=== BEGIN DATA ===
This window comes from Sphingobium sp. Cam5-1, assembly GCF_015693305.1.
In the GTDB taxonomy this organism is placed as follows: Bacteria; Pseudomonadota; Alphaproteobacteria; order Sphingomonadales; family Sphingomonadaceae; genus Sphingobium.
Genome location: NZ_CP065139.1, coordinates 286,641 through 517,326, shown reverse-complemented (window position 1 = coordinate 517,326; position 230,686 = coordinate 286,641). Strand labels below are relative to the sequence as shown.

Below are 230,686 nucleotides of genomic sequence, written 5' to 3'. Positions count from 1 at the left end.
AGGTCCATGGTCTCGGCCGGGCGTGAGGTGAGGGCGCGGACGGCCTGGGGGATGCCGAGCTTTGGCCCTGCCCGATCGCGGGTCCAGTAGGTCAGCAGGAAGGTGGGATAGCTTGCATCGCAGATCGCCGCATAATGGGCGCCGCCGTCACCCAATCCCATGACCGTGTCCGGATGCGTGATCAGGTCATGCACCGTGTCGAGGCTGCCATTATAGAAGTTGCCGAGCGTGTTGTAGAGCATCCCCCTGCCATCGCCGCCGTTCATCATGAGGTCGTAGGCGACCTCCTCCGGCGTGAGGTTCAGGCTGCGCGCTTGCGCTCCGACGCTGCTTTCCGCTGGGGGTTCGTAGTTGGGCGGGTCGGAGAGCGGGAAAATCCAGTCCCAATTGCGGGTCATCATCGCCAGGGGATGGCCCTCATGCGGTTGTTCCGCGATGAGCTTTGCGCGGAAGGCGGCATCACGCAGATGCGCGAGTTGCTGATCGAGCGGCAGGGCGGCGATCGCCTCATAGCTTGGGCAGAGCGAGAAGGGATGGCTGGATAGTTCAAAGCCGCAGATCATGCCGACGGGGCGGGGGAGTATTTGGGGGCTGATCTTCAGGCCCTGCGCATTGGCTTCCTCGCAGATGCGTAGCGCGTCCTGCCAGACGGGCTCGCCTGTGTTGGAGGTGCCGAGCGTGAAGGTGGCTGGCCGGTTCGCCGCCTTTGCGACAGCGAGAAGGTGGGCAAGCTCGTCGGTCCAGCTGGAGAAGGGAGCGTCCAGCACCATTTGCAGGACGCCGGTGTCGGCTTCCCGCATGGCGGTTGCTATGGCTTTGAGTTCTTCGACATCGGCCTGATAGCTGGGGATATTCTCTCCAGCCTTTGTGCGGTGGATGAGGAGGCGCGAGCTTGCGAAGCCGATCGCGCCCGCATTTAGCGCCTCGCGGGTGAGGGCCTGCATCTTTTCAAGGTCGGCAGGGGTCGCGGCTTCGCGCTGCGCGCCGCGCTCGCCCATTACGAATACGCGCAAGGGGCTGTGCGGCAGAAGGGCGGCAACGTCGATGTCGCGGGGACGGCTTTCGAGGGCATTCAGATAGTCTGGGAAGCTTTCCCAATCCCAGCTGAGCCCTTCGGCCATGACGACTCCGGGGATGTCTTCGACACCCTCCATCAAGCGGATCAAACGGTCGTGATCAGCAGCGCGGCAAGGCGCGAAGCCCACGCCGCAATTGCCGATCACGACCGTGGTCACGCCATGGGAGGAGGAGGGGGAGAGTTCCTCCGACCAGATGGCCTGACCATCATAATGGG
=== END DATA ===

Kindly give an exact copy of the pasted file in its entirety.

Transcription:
This window comes from Sphingobium sp. Cam5-1, assembly GCF_015693305.1.
In the GTDB taxonomy this organism is placed as follows: Bacteria; Pseudomonadota; Alphaproteobacteria; order Sphingomonadales; family Sphingomonadaceae; genus Sphingobium.
Genome location: NZ_CP065139.1, coordinates 286,641 through 517,326, shown reverse-complemented (window position 1 = coordinate 517,326; position 230,686 = coordinate 286,641). Strand labels below are relative to the sequence as shown.

Below are 230,686 nucleotides of genomic sequence, written 5' to 3'. Positions count from 1 at the left end.
AGGTCCATGGTCTCGGCCGGGCGTGAGGTGAGGGCGCGGACGGCCTGGGGGATGCCGAGCTTTGGCCCTGCCCGATCGCGGGTCCAGTAGGTCAGCAGGAAGGTGGGATAGCTTGCATCGCAGATCGCCGCATAATGGGCGCCGCCGTCACCCAATCCCATGACCGTGTCCGGATGCGTGATCAGGTCATGCACCGTGTCGAGGCTGCCATTATAGAAGTTGCCGAGCGTGTTGTAGAGCATCCCCCTGCCATCGCCGCCGTTCATCATGAGGTCGTAGGCGACCTCCTCCGGCGTGAGGTTCAGGCTGCGCGCTTGCGCTCCGACGCTGCTTTCCGCTGGGGGTTCGTAGTTGGGCGGGTCGGAGAGCGGGAAAATCCAGTCCCAATTGCGGGTCATCATCGCCAGGGGATGGCCCTCATGCGGTTGTTCCGCGATGAGCTTTGCGCGGAAGGCGGCATCACGCAGATGCGCGAGTTGCTGATCGAGCGGCAGGGCGGCGATCGCCTCATAGCTTGGGCAGAGCGAGAAGGGATGGCTGGATAGTTCAAAGCCGCAGATCATGCCGACGGGGCGGGGGAGTATTTGGGGGCTGATCTTCAGGCCCTGCGCATTGGCTTCCTCGCAGATGCGTAGCGCGTCCTGCCAGACGGGCTCGCCTGTGTTGGAGGTGCCGAGCGTGAAGGTGGCTGGCCGGTTCGCCGCCTTTGCGACAGCGAGAAGGTGGGCAAGCTCGTCGGTCCAGCTGGAGAAGGGAGCGTCCAGCACCATTTGCAGGACGCCGGTGTCGGCTTCCCGCATGGCGGTTGCTATGGCTTTGAGTTCTTCGACATCGGCCTGATAGCTGGGGATATTCTCTCCAGCCTTTGTGCGGTGGATGAGGAGGCGCGAGCTTGCGAAGCCGATCGCGCCCGCATTTAGCGCCTCGCGGGTGAGGGCCTGCATCTTTTCAAGGTCGGCAGGGGTCGCGGCTTCGCGCTGCGCGCCGCGCTCGCCCATTACGAATACGCGCAAGGGGCTGTGCGGCAGAAGGGCGGCAACGTCGATGTCGCGGGGACGGCTTTCGAGGGCATTCAGATAGTCTGGGAAGCTTTCCCAATCCCAGCTGAGCCCTTCGGCCATGACGACTCCGGGGATGTCTTCGACACCCTCCATCAAGCGGATCAAACGGTCGTGATCAGCAGCGCGGCAAGGCGCGAAGCCCACGCCGCAATTGCCGATCACGACCGTGGTCACGCCATGGGAGGAGGAGGGGGAGAGTTCCTCCGACCAGATGGCCTGACCATCATAATGGG